Darjeeling tea is a black tea harvested at the foothills of the Himalayas in the northern India region of Darjeeling. The aromas of this type of tea range from floral to fruity and chocolaty to smoky. Due to its exquisite flavor and wine-colored brewed, the United Kingdom Tea Council labeled Darjeeling Tea as the ‘Champagne of Teas’. Since it is grown in India, some have called it ‘The Champagne of India’.
History of Darjeeling Tea
In the 1800s the British were consuming a lot of tea. It was estimated that on average the annual consumption was 2 pounds per person. Instead of depending on China as the sole supplier, Britain wanted to grow their own tea. Of all the British colonies, the Darjeeling region in northern India has the most ideal land and climate for tea cultivation.
Tea plantation methods and tea processing were protected trade secrets in China. Robert Fortune, botanist, smuggled tea seeds out of China. The British hired Chinese tea farmers to extract the secrets in tea processing. In 1841 Arthur Campbell, surgeon and Superintendent of Darjeeling, directed the effort in cultivating the seeds brought by Fortune. It took only 6 years to have the first tea garden up and running in Darjeeling. This is the reason why Darjeeling tea is made of the smaller leaf Camellia Sinensis plant from China instead of the commonly grown larger leaf Assamica plant from India.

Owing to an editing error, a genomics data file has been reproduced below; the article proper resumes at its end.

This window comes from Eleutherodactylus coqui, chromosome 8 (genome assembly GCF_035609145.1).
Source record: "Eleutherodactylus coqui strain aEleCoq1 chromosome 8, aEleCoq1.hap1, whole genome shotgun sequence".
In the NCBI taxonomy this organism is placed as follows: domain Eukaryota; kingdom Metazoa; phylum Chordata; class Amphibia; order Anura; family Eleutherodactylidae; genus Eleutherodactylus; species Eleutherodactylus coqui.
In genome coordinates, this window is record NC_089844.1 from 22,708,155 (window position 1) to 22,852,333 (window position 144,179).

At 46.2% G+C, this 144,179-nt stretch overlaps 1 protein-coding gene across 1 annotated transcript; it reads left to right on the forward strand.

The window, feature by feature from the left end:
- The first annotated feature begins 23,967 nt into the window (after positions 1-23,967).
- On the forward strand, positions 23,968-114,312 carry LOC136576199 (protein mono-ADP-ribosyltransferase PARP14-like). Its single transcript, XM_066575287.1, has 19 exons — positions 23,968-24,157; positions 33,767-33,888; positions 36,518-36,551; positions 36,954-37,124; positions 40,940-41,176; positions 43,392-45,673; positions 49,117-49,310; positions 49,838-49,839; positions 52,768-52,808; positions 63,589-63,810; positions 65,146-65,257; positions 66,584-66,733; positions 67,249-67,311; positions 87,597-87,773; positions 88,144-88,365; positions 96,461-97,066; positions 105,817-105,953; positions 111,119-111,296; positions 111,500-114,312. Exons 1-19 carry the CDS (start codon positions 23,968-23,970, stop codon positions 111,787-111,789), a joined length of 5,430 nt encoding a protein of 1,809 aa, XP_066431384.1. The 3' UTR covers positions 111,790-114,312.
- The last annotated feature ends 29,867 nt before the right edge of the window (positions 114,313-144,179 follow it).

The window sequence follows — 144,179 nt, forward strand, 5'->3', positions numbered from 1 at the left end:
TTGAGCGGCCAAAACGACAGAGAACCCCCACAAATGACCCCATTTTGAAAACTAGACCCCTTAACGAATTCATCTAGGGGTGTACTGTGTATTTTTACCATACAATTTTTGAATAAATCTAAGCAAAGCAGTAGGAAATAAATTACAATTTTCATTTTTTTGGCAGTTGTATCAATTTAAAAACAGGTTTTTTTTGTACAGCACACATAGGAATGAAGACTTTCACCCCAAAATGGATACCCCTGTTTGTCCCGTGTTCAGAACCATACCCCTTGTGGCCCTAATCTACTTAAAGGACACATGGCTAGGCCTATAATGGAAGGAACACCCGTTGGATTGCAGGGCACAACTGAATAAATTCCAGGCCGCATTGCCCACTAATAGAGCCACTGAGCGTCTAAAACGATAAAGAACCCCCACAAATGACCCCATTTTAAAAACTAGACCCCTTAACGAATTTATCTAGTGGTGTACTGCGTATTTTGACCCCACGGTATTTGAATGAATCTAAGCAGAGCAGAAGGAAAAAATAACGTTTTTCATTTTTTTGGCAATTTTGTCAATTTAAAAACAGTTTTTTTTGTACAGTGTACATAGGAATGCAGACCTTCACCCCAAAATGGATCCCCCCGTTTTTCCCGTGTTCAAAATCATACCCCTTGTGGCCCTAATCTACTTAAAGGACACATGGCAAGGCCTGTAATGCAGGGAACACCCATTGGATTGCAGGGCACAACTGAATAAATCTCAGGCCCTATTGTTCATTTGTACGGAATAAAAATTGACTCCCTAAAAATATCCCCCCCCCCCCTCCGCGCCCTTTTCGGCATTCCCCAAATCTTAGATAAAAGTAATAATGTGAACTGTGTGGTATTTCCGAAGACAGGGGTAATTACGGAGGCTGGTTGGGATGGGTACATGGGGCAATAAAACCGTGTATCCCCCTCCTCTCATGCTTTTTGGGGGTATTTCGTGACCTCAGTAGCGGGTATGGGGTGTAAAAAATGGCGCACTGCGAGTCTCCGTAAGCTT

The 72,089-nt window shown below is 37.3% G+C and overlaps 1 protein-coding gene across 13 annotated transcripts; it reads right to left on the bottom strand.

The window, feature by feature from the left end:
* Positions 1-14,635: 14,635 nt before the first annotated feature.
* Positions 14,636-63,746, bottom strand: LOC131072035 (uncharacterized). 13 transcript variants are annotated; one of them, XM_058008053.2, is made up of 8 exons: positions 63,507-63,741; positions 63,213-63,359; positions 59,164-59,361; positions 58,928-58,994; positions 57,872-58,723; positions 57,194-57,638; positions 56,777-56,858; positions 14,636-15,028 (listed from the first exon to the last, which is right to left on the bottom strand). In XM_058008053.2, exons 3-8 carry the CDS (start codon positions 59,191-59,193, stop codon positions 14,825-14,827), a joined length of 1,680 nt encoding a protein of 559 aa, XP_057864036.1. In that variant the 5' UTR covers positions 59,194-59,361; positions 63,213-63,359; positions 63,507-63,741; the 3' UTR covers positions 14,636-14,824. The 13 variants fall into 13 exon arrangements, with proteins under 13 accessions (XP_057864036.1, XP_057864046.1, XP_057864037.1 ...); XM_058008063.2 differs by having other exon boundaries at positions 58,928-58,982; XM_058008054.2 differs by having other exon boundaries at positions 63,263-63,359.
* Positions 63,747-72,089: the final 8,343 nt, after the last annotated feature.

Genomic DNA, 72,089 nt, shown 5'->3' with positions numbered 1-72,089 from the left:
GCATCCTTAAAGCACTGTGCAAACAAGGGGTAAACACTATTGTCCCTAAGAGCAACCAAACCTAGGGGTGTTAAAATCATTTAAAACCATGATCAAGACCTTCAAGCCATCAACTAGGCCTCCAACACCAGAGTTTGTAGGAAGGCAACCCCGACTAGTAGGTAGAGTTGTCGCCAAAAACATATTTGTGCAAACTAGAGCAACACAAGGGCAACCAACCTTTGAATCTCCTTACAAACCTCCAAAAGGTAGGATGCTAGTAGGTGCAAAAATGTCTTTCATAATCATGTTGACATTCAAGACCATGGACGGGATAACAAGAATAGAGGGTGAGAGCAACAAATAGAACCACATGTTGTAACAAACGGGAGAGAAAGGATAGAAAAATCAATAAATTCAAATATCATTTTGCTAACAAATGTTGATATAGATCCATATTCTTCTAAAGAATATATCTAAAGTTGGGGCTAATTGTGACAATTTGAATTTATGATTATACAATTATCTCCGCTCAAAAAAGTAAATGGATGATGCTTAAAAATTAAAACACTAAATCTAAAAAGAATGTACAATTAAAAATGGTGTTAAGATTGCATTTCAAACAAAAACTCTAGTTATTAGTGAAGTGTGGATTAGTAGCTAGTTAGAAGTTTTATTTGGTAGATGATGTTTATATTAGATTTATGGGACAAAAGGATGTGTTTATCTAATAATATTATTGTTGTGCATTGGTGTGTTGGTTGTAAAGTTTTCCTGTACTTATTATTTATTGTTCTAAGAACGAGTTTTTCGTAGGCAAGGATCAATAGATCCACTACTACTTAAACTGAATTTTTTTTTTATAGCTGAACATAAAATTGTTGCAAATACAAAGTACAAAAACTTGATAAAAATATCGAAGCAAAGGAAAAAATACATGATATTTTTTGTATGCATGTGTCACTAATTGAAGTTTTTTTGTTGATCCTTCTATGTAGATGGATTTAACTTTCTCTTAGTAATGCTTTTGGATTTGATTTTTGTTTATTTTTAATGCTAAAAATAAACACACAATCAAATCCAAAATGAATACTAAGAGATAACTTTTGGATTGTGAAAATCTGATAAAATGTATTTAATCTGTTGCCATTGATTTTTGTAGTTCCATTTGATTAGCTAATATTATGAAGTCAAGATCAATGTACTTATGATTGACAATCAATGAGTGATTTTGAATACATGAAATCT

Favored by Food Experts
Epicures consider Darjeeling tea as the finest among all teas. The light flavored, soothing aromatic tea is a perfect complement to English breakfasts, poultry, fish, brunch, spicy food, and light savory meals. Moreover it is less astringent than most black tea, hence this tea does not require milk or sugar and thus preferred by dieticians and health conscious people.
Darjeeling Tea as a Healthy Drink
Made from the leaves of the tea plant Camellia Sinensis, it offers a few health benefits. The tea is rich in antioxidants and healthy natural compounds. It has antioxidants like thearubigins and theaflavins that help the body get rid of harmful free radicals.
A study published in the October 2003 issue of the Journal of Nutrition stated that drinking five servings of black tea can markedly lower blood cholesterol. This will help prevent cardiovascular disease.